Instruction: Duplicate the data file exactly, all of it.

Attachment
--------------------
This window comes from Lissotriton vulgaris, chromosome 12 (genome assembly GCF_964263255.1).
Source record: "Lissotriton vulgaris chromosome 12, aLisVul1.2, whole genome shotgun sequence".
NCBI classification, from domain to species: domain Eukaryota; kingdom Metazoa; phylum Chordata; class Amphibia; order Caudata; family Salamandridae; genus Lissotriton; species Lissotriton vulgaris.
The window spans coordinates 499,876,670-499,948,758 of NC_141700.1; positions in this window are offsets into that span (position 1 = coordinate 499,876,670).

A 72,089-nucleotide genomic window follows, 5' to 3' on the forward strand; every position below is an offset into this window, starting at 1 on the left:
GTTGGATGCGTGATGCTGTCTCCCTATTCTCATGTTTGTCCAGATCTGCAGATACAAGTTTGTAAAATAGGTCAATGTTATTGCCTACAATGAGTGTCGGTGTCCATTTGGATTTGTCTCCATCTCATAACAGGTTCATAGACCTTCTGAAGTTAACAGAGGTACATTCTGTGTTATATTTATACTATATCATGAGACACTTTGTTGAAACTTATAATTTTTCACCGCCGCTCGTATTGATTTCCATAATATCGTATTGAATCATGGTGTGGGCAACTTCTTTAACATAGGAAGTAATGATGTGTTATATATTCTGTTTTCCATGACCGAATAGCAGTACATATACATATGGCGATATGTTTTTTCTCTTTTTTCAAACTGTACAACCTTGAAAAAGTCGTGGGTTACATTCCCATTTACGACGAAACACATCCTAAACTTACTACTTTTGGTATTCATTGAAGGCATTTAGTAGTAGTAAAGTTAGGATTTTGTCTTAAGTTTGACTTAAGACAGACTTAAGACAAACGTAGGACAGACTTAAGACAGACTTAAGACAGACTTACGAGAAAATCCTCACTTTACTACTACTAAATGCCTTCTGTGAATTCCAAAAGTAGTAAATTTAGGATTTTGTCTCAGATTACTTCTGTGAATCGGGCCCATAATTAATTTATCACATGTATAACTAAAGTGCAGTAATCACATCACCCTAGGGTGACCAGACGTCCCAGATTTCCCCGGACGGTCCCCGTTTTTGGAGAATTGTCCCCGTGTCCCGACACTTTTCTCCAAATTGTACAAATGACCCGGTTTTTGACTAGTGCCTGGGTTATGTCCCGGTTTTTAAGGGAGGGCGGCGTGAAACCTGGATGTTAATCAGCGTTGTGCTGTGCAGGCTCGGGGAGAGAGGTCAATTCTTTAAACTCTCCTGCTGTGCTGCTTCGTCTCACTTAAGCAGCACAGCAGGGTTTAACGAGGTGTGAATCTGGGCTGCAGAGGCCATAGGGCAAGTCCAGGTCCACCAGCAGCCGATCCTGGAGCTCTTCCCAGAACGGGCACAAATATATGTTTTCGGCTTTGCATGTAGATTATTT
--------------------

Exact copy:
This window comes from Lissotriton vulgaris, chromosome 12 (genome assembly GCF_964263255.1).
Source record: "Lissotriton vulgaris chromosome 12, aLisVul1.2, whole genome shotgun sequence".
NCBI classification, from domain to species: domain Eukaryota; kingdom Metazoa; phylum Chordata; class Amphibia; order Caudata; family Salamandridae; genus Lissotriton; species Lissotriton vulgaris.
The window spans coordinates 499,876,670-499,948,758 of NC_141700.1; positions in this window are offsets into that span (position 1 = coordinate 499,876,670).

A 72,089-nucleotide genomic window follows, 5' to 3' on the forward strand; every position below is an offset into this window, starting at 1 on the left:
GTTGGATGCGTGATGCTGTCTCCCTATTCTCATGTTTGTCCAGATCTGCAGATACAAGTTTGTAAAATAGGTCAATGTTATTGCCTACAATGAGTGTCGGTGTCCATTTGGATTTGTCTCCATCTCATAACAGGTTCATAGACCTTCTGAAGTTAACAGAGGTACATTCTGTGTTATATTTATACTATATCATGAGACACTTTGTTGAAACTTATAATTTTTCACCGCCGCTCGTATTGATTTCCATAATATCGTATTGAATCATGGTGTGGGCAACTTCTTTAACATAGGAAGTAATGATGTGTTATATATTCTGTTTTCCATGACCGAATAGCAGTACATATACATATGGCGATATGTTTTTTCTCTTTTTTCAAACTGTACAACCTTGAAAAAGTCGTGGGTTACATTCCCATTTACGACGAAACACATCCTAAACTTACTACTTTTGGTATTCATTGAAGGCATTTAGTAGTAGTAAAGTTAGGATTTTGTCTTAAGTTTGACTTAAGACAGACTTAAGACAAACGTAGGACAGACTTAAGACAGACTTAAGACAGACTTACGAGAAAATCCTCACTTTACTACTACTAAATGCCTTCTGTGAATTCCAAAAGTAGTAAATTTAGGATTTTGTCTCAGATTACTTCTGTGAATCGGGCCCATAATTAATTTATCACATGTATAACTAAAGTGCAGTAATCACATCACCCTAGGGTGACCAGACGTCCCAGATTTCCCCGGACGGTCCCCGTTTTTGGAGAATTGTCCCCGTGTCCCGACACTTTTCTCCAAATTGTACAAATGACCCGGTTTTTGACTAGTGCCTGGGTTATGTCCCGGTTTTTAAGGGAGGGCGGCGTGAAACCTGGATGTTAATCAGCGTTGTGCTGTGCAGGCTCGGGGAGAGAGGTCAATTCTTTAAACTCTCCTGCTGTGCTGCTTCGTCTCACTTAAGCAGCACAGCAGGGTTTAACGAGGTGTGAATCTGGGCTGCAGAGGCCATAGGGCAAGTCCAGGTCCACCAGCAGCCGATCCTGGAGCTCTTCCCAGAACGGGCACAAATATATGTTTTCGGCTTTGCATGTAGATTATTT